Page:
Trip Start Jun 29, 2005
235Trip End Nov 30, 2009
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Bustle and construction was in evidence all around, signs of a growing community coming out of the monsoon season that is making the best of their duty free taxation status to lure hordes of both local and foreign tourists. Whilst I waited for my ride I paused to have a small fries from KFC and to watch the passing parade.
Despite being no work of art myself, I have to say that in general package tourists are an ugly bunch.
Half an hour later I found myself at Gecko Guesthouse, a hundred metres or so off Cenang Beach on the western side of the island. A menagerie of dogs, cats, chickens and very cheeky monkeys were screeching around the place much to the chagrin of the manager Rebecca. Once a dorm bed was secured and some laundry retrieved from one of the resident primates, new friends Sem (India), Lindsay (New Zealand) and I headed off for lunch and an island tour in Sem's hired car. Very convenient indeed and it's funny how one thing leads to another when you're travelling.
Torrential rain started falling soon after we set off, and despite running on fumes for the half of the trip we drove out the other side of the storm and finally made it to a little place called Tanjong Rhu at the extreme north tip of the island. Here we found more limestone monoliths poking out of the water and a wide sandy beach with reasonably clear water. Very pretty indeed as the photos above attest - so much so that Four Seasons has located their swanky resort here. We bypassed the resort and stuck to local vendors for lunch, but that didn't save us from an extravagance - Lindsay's fish meal was charged by the 100 grams so her whole fish ended up costing 30 ringgit. About two days worth of meals on her backpacker's budget!
After some shell collecting and beach roaming we headed off across the north of the island in search of waterfalls, beaches and other sights. Due to the recent rains the first falls we stopped at were nicely flowing, but for some reason the second wasn't much more than a trickle. However the family of monkeys (plural anyone?) feeding at a rubbish bin at the base of the falls made up for the lack of hydraulic action, and the sounds emanating from the surrounding jungle also aroused some interest and concern. This was turning out to be a pretty weird place.
Further weirdness awaited us beyond the aptly named Pebble beach. More monkeys. I can't remember the name of this particular place but it was pretty nice and it featured another gaggle of monkeys picking some sort of food off the sand in a methodical manner. Made for a good photo anyway, before they started menacing us...
Onwards and westwards, we drove by a few very exclusive resorts and a nice golf course to complete the island circuit before heading south towards home. We couldn't get into any of the private properties as serious guards, fencing and boom gateways blocked all entrances. And I think that's Langkawi for you in a nutshell, great if you're on a romantic getaway at a five star resort (where all you do is stay on grounds in manicured luxury), but otherwise pretty dull and dare I say a little worn in many of the public areas, such as the strip between Tengah and Cenang beaches).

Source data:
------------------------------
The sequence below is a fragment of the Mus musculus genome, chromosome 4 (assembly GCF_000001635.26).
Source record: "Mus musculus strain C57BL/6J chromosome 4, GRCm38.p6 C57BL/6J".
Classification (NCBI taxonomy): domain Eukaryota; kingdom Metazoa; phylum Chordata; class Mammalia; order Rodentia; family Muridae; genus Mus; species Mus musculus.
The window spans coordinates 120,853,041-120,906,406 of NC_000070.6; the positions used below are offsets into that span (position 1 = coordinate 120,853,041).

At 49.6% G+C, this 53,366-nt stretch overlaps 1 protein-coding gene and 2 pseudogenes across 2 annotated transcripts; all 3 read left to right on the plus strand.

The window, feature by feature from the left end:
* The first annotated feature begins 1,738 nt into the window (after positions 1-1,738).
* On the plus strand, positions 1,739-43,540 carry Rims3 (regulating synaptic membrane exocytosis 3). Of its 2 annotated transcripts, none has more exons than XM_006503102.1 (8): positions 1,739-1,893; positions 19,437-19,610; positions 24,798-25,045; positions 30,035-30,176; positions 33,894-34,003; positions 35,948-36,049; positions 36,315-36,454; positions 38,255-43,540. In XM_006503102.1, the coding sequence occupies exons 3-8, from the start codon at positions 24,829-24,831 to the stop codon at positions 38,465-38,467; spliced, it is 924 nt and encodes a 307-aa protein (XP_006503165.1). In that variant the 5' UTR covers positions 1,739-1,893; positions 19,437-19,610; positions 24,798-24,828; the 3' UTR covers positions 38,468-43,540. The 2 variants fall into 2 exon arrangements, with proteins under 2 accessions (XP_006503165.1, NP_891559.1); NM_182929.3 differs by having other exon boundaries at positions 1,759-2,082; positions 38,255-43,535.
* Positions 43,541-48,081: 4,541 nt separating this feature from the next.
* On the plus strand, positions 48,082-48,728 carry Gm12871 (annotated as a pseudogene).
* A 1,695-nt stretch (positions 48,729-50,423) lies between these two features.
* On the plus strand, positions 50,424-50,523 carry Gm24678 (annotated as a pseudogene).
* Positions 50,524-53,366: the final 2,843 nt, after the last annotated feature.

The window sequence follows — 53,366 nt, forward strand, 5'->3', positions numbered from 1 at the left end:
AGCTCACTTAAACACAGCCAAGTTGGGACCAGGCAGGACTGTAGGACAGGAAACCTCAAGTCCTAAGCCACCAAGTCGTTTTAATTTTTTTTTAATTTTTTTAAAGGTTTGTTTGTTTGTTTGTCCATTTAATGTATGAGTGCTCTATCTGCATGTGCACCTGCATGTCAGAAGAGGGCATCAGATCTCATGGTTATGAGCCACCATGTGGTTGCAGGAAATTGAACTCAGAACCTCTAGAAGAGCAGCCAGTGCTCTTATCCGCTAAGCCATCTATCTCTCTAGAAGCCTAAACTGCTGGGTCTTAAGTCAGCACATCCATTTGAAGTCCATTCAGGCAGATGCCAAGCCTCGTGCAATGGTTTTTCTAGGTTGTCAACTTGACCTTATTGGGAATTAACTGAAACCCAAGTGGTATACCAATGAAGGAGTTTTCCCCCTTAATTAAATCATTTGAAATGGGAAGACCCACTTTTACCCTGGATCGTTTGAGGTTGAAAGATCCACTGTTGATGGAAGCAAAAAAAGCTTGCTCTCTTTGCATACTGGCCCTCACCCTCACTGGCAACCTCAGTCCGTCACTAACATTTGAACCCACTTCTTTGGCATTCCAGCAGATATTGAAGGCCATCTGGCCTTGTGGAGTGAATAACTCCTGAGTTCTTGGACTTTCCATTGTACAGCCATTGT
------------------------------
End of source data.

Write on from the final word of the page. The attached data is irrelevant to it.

Next day we were less fortunate as the rain came back with a vengeance. Still, I'd seen all of the main island the day before so was intent on visiting the major offshore attractions sooner than later in order to move on. So Sem and an amusing young Canadian couple joined me on a boating expedition to the Lake of the Pregnant Maiden and to the Sea Eagle feeding, despite the deluge all around us.
The hills around the lake do look like a pregnant maiden laying down, and the lake itself was quite pretty, but the profusion of concrete, banana boat rides and busloads of Japanese tourists made the whole experience a typical tourist trap. However, the boat ride to and from, and the sea eagle feeding certainly made up for it (there's a short video in the gallery).
We were surprised with the number of birds around and the soaring and swooping was a sight to behold. Pretty cool. Still, it was too damn wet to stay long so we hightailed it back to the main island, bouncing from wave to wave with our 85 horse power motor powering through the choppy seas. It cut the tour down from four hours to two and a half, but hey, it got the job done.
Next entry I power into Thailand and who knows where I'll end up there. Hopefully the weather will improve!
Until then, take it easy.
Confirmed mozzie kills
So far whilst travelling: 208
They're everywhere! Aargh!
Where I stayed